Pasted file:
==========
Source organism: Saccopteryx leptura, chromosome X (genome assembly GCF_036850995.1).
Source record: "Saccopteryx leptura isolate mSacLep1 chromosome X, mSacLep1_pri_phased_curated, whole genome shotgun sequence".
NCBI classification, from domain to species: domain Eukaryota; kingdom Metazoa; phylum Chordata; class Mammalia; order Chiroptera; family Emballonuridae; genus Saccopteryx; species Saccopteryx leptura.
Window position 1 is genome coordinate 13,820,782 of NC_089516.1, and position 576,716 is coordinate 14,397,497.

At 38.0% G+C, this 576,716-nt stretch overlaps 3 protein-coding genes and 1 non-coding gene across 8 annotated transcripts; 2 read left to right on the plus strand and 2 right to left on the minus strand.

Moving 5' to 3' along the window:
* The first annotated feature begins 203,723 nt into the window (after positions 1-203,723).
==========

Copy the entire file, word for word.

Source organism: Saccopteryx leptura, chromosome X (genome assembly GCF_036850995.1).
Source record: "Saccopteryx leptura isolate mSacLep1 chromosome X, mSacLep1_pri_phased_curated, whole genome shotgun sequence".
NCBI classification, from domain to species: domain Eukaryota; kingdom Metazoa; phylum Chordata; class Mammalia; order Chiroptera; family Emballonuridae; genus Saccopteryx; species Saccopteryx leptura.
Window position 1 is genome coordinate 13,820,782 of NC_089516.1, and position 576,716 is coordinate 14,397,497.

At 38.0% G+C, this 576,716-nt stretch overlaps 3 protein-coding genes and 1 non-coding gene across 8 annotated transcripts; 2 read left to right on the plus strand and 2 right to left on the minus strand.

Moving 5' to 3' along the window:
* The first annotated feature begins 203,723 nt into the window (after positions 1-203,723).